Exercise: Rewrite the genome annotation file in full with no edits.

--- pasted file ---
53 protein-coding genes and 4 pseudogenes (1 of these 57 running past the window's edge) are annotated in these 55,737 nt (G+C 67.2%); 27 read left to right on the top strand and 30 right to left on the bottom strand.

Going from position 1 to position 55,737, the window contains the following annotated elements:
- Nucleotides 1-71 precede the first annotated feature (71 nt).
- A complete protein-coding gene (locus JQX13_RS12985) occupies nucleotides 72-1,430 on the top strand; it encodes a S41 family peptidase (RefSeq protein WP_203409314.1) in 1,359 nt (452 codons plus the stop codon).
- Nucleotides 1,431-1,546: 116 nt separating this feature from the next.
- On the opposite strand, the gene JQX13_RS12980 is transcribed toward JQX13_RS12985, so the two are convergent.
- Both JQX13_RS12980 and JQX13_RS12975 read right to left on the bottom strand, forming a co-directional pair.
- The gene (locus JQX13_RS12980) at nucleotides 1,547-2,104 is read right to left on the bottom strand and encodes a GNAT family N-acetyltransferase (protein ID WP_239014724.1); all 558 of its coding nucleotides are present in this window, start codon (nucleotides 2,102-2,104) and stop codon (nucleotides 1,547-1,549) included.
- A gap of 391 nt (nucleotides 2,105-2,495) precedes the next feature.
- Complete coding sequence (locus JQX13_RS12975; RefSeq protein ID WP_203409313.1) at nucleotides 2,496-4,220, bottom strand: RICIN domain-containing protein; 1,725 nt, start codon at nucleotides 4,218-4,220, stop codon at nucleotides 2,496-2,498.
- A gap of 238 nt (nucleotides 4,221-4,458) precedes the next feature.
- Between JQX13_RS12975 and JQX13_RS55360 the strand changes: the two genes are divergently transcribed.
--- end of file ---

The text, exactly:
53 protein-coding genes and 4 pseudogenes (1 of these 57 running past the window's edge) are annotated in these 55,737 nt (G+C 67.2%); 27 read left to right on the top strand and 30 right to left on the bottom strand.

Going from position 1 to position 55,737, the window contains the following annotated elements:
- Nucleotides 1-71 precede the first annotated feature (71 nt).
- A complete protein-coding gene (locus JQX13_RS12985) occupies nucleotides 72-1,430 on the top strand; it encodes a S41 family peptidase (RefSeq protein WP_203409314.1) in 1,359 nt (452 codons plus the stop codon).
- Nucleotides 1,431-1,546: 116 nt separating this feature from the next.
- On the opposite strand, the gene JQX13_RS12980 is transcribed toward JQX13_RS12985, so the two are convergent.
- Both JQX13_RS12980 and JQX13_RS12975 read right to left on the bottom strand, forming a co-directional pair.
- The gene (locus JQX13_RS12980) at nucleotides 1,547-2,104 is read right to left on the bottom strand and encodes a GNAT family N-acetyltransferase (protein ID WP_239014724.1); all 558 of its coding nucleotides are present in this window, start codon (nucleotides 2,102-2,104) and stop codon (nucleotides 1,547-1,549) included.
- A gap of 391 nt (nucleotides 2,105-2,495) precedes the next feature.
- Complete coding sequence (locus JQX13_RS12975; RefSeq protein ID WP_203409313.1) at nucleotides 2,496-4,220, bottom strand: RICIN domain-containing protein; 1,725 nt, start codon at nucleotides 4,218-4,220, stop codon at nucleotides 2,496-2,498.
- A gap of 238 nt (nucleotides 4,221-4,458) precedes the next feature.
- Between JQX13_RS12975 and JQX13_RS55360 the strand changes: the two genes are divergently transcribed.